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Spring is officially here in some parts of the world - and so is hay fever season.
If you’re allergic to pollen and get hay fever, having a blocked or runny nose and sneezing may feel completely normal at this time of year.
But as these symptoms are similar to those of coronavirus (COVID-19), it’s important to make sure that you don’t mistake hay fever for coronavirus or coronavirus for hay fever.
Here’s how to tell the difference.
Hay fever is an allergic reaction to pollen that affects between 10 to 30% of people worldwide. Its symptoms include:
But the top 2 on the list - sneezing and coughing, and a runny or blocked nose - are also signs of a mild coronavirus infection. Losing your sense of smell has also been linked to COVID-19, but it’s not an official symptom.
If you have these symptoms and aren’t sure if that means you have the virus, the Royal College of General Practitioners in the UK (RCGP) says you should pay attention to certain features that are unique to hay fever.
For example, allergy symptoms tend to be milder and vary throughout the day as pollen levels are often higher in the afternoon and evening, says Professor Martin Marshall, Chair of the RCGP.
Wet weather can also make symptoms of hay fever milder.
This means that if your symptoms are present all day long and/or during wet weather, you may have COVID-19 or another infection.
The RCGP also points out that most people with hay fever usually recognise the symptoms they get and know how bad these symptoms can become.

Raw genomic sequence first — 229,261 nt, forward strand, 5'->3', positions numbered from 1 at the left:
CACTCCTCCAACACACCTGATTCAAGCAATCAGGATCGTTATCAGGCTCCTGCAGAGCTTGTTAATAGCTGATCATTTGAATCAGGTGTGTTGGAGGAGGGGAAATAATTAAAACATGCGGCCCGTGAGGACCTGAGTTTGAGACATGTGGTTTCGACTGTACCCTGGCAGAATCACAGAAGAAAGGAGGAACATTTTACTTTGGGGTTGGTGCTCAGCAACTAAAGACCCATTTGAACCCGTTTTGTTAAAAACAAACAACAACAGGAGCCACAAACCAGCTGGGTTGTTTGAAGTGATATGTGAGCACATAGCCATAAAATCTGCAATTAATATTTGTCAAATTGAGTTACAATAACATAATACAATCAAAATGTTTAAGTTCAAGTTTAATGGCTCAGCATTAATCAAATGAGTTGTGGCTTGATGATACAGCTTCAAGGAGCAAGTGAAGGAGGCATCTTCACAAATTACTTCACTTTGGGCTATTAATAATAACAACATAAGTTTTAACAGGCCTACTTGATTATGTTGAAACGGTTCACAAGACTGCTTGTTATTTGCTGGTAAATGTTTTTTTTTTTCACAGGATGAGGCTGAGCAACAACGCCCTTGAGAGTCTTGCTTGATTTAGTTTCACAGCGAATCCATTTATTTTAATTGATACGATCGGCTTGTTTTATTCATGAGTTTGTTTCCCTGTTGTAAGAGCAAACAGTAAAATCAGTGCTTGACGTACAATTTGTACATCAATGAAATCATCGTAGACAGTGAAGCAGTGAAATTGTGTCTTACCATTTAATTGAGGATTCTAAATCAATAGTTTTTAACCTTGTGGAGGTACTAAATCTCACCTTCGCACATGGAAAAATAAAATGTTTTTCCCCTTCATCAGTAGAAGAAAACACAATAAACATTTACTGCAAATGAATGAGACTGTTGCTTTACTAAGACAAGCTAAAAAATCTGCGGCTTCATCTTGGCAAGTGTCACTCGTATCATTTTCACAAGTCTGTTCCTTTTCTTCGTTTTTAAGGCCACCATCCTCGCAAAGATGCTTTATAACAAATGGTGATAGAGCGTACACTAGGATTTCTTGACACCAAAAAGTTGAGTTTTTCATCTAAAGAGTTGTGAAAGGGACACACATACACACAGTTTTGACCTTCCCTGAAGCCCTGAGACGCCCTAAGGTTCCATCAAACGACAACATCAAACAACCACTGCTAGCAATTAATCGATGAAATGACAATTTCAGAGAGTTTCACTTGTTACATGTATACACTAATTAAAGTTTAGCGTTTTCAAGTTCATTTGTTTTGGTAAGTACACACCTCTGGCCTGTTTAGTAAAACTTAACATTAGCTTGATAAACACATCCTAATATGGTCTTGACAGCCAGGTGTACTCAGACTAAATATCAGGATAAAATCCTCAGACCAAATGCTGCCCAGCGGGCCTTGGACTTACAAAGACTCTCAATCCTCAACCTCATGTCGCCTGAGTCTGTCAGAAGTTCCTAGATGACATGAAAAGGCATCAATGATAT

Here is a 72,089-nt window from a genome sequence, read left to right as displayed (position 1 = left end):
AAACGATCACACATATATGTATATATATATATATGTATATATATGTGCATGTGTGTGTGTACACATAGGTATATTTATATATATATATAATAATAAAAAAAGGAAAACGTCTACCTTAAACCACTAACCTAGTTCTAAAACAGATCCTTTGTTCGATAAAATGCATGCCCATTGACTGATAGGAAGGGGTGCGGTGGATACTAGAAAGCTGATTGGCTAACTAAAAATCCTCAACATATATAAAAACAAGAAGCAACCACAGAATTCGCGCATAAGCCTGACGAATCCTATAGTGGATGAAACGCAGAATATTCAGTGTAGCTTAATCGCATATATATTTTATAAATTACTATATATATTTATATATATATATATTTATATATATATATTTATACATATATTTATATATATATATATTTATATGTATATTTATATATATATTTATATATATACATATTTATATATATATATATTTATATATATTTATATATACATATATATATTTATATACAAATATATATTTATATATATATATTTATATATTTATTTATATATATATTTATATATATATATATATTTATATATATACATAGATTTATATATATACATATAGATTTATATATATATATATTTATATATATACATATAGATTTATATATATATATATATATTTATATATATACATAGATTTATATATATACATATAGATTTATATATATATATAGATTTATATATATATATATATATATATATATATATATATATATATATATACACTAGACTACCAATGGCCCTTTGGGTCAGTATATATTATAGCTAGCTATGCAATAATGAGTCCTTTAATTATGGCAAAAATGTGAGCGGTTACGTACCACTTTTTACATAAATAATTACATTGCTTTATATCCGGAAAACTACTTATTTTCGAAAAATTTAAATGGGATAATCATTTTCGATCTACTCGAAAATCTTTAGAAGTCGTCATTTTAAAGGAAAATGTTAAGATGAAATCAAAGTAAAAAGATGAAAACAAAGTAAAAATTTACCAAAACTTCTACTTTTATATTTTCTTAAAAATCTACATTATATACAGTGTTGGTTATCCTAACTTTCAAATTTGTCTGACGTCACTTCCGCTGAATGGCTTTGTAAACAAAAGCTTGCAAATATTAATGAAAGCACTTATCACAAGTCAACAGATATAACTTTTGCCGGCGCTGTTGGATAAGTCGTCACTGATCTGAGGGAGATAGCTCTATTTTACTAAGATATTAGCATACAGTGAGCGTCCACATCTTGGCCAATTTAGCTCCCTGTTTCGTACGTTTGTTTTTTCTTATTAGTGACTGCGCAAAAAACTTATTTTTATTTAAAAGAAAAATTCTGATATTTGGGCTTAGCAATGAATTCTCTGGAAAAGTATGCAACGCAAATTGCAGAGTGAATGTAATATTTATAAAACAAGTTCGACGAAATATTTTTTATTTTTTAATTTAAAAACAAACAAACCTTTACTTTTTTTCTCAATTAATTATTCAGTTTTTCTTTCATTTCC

So if you usually have hay fever but your symptoms feel very different this year, or if you have a persistent cough or fever, follow the advice of your government and self-isolate.
If your symptoms get worse, seek help from a healthcare professional.
If you think you may have coronavirus, you can use our COVID-19 Symptom Mapper to check your symptoms and compare them with others around the world.
This should give you a better understanding of how the illness is affecting you and will help us to map the spread of the outbreak.
Allergy Statistics | AAAAI [Internet]. The American Academy of Allergy, Asthma & Immunology. 2020 [cited 22 April 2020]. Available here.
Hay fever [Internet]. nhs.uk. 2020 [cited 22 April 2020]. Available here.
Hay fever rates smash five-year average across England, latest RGCP data shows [Internet]. Rcgp.org.uk. 2020 [cited 22 April 2020]. Available here.
Important: Our website provides useful information but is not a substitute for medical advice. You should always seek the advice of your doctor when making decisions about your health.